One week after the National Book Critics Circle released an anti-racism pledge following the publication, on Twitter, of an email critical of certain phrases in that pledge, a now-gutted NBCC board of directors has released a statement addressing how it intends to move forward.
Graywolf Press, located five miles from where George Floyd was killed in Minneapolis, is donating $25,000 from the sales of its books that address racism to five local organizations selected by junior staff.
At a meeting yesterday, the remaining members of the National Book Critics Circle's board of directors named a new temporary president and decided to put deliberations for its annual awards on hold as the organization regroups following a week of infighting and the exodus of more than half of its board members.
Citing irreparable injury, the Department of Justice on Wednesday filed an emergency motion in federal court seeking a temporary restraining order to block publication of former national security adviser John Bolton's memoir 'The Room Where It Happened.'
The new program is aimed at promoting new books to independent booksellers in the absence of the numerous trade shows that have been postponed because of the coronavirus.
In a statement, Bolton's publisher, Simon & Schuster, said the suit was "the latest in a long-running series of efforts by the Administration to quash publication of a book it deems unflattering to the President."
The turmoil that roiled the National Book Critics Circle last week continued throughout the weekend and into Monday morning as concerns over matters of race and privacy continue to split the organization's board of directors. As of press time, at least 13 members have resigned from the typically 24-member board.
Looking to showcase the popularity of Black literature, Amistad Press has launched the hashtag campaign #BlackoutBestsellerList and #BlackPublishingPower in an effort to support the work of Black authors and Black book professionals.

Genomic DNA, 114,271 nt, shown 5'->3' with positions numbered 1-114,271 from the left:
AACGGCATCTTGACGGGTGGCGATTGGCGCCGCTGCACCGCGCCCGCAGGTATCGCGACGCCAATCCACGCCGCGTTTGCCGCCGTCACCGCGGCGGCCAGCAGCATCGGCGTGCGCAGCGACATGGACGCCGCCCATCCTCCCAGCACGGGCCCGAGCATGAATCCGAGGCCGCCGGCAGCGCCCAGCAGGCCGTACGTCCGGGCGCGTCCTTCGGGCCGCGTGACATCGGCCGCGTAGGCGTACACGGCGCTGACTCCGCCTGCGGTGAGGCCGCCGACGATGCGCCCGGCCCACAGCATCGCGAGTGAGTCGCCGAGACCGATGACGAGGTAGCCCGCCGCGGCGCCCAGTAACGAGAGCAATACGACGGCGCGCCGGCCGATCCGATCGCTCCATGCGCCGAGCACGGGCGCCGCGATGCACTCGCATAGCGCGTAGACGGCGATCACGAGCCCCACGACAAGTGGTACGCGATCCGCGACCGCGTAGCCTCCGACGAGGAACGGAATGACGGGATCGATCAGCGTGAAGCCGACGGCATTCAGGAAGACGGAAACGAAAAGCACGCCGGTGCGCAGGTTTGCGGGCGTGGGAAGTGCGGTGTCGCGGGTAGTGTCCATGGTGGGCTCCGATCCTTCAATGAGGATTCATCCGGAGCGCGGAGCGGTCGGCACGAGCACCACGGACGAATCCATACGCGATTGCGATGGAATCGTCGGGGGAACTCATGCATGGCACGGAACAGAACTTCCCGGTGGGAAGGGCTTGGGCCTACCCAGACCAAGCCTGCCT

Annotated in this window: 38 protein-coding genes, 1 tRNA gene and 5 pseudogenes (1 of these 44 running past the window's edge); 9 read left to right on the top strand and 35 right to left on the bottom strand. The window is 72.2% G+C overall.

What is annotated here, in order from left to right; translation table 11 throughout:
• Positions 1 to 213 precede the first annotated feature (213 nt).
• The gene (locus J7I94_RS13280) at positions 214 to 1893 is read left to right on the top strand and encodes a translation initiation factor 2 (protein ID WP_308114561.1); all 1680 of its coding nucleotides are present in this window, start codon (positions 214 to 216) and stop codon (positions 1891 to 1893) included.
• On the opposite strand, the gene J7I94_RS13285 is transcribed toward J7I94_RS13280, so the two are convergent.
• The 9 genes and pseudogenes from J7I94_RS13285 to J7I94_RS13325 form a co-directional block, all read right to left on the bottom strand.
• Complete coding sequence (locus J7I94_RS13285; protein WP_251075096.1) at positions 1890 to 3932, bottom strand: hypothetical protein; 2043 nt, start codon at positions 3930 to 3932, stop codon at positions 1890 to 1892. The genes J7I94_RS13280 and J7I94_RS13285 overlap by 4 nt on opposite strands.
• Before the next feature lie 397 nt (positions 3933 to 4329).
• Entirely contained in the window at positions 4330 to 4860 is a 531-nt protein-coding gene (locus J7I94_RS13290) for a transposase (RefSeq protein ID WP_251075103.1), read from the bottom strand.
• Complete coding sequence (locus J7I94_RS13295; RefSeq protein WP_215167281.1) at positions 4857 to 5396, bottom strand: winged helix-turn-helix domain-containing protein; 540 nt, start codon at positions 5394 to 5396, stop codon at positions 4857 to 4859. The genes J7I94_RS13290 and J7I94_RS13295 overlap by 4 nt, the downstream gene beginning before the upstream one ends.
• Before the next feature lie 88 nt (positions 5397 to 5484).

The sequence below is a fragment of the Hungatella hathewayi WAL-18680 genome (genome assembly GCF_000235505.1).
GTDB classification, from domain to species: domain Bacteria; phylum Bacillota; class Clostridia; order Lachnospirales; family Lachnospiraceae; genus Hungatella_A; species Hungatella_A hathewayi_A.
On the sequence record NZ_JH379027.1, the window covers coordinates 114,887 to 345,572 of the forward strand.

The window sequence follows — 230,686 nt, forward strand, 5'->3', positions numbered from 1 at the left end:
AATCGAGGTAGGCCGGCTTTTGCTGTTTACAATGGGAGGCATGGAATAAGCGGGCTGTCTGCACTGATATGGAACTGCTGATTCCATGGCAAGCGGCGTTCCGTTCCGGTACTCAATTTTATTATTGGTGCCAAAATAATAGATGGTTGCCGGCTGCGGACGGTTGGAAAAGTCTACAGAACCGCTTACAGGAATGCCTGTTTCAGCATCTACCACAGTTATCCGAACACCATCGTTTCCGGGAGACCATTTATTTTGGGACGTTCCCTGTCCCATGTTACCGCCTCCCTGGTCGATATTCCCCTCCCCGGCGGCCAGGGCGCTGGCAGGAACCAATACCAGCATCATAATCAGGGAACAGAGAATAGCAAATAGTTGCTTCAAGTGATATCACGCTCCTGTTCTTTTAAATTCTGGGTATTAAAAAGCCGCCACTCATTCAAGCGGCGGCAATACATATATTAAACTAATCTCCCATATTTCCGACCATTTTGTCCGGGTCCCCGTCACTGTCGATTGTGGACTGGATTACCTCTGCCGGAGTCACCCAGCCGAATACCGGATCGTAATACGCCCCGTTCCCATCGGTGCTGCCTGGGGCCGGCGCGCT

The staff and board of the Poetry Foundation said in an open letter that they are committed to "ongoing action in response to the call to dismantle white supremacy." The pledge came after an open letter highly critical of the Foundation's past treatment of marginalized was released and led to the resignations of the organization's president and board chair.
The IBPA speculates about what changes caused by the virus maybe permanent.
A day of solidarity could lead to more diversity throughout the book world.
A handful of members of the National Book Critics Circle's board of directors have resigned following the publication of an internal email sent by one of its members, former NBCC president Carlin Romano. The email was sent in response to the board's efforts to draft a statement in support of the Black Lives Matter movement and pledging to support writers and critics of color.
'So You Want to Talk About Race' saw its sales jump by 848% last week over the previous week as a number of other social justice–related titles also saw big sales bumps, helping to drive up total unit sales of print books by 6.8% over the week ended May 30.
The Book Industry Health Insurance Partnership announced an agreement with Lighthouse Insurance Group Solutions to provide its membership with information on health insurance options.
In response to Monday's Day of Solidarity, which saw more than 1,100 publishing workers demanding that the industry take action to diversity its workforce and to publish more black authors, three of the Big Five publishers issued statements pledging to do just that.
Book packager Glasstown Entertainment is being accused by former employees and authors of creating and perpetuating a hostile environment for people of color.
Vesuvian Media Group announced plans to launch Rosewind Books, a romance media division focused on contemporary, historical, fantasy and holiday romance titles.
An open letter to the Poetry Foundation signed by more than 1,800 individuals issued in response to the organization's recent statement on the killing of George Floyd and other current events calls for significant change at the organization, including the resignations of its president and board of trustees chair.
A new hashtag campaign aims to highlight the disparity in book advances between white and black authors and has garnered well over 1,000 submissions.
On June 8, a group of more than 700 workers across book and media industries, most of them junior staffers, will take a day off from work, donate a day's pay to one of a number of fundraisers, and use their time to engage in acts of service in an effort to protest the killings of George Floyd, Breonna Taylor, Ahmaud Arbery, Tony McDade, and "the many other Black lives lost to racist violence in America."